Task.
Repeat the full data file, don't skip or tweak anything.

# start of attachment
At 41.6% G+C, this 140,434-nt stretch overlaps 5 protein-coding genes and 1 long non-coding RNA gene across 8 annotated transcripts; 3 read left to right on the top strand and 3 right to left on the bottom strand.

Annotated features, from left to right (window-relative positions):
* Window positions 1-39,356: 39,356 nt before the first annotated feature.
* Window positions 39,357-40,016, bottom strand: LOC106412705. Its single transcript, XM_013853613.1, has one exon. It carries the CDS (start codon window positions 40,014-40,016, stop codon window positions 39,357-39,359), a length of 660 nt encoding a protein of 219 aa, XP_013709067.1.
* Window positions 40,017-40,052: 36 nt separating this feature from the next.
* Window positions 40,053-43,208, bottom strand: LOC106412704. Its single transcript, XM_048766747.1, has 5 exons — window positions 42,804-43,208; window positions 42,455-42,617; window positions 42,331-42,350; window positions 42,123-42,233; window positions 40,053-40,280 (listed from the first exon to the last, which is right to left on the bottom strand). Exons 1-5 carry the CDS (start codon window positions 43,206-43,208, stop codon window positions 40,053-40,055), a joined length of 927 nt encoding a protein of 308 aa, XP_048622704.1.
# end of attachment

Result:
At 41.6% G+C, this 140,434-nt stretch overlaps 5 protein-coding genes and 1 long non-coding RNA gene across 8 annotated transcripts; 3 read left to right on the top strand and 3 right to left on the bottom strand.

Annotated features, from left to right (window-relative positions):
* Window positions 1-39,356: 39,356 nt before the first annotated feature.
* Window positions 39,357-40,016, bottom strand: LOC106412705. Its single transcript, XM_013853613.1, has one exon. It carries the CDS (start codon window positions 40,014-40,016, stop codon window positions 39,357-39,359), a length of 660 nt encoding a protein of 219 aa, XP_013709067.1.
* Window positions 40,017-40,052: 36 nt separating this feature from the next.
* Window positions 40,053-43,208, bottom strand: LOC106412704. Its single transcript, XM_048766747.1, has 5 exons — window positions 42,804-43,208; window positions 42,455-42,617; window positions 42,331-42,350; window positions 42,123-42,233; window positions 40,053-40,280 (listed from the first exon to the last, which is right to left on the bottom strand). Exons 1-5 carry the CDS (start codon window positions 43,206-43,208, stop codon window positions 40,053-40,055), a joined length of 927 nt encoding a protein of 308 aa, XP_048622704.1.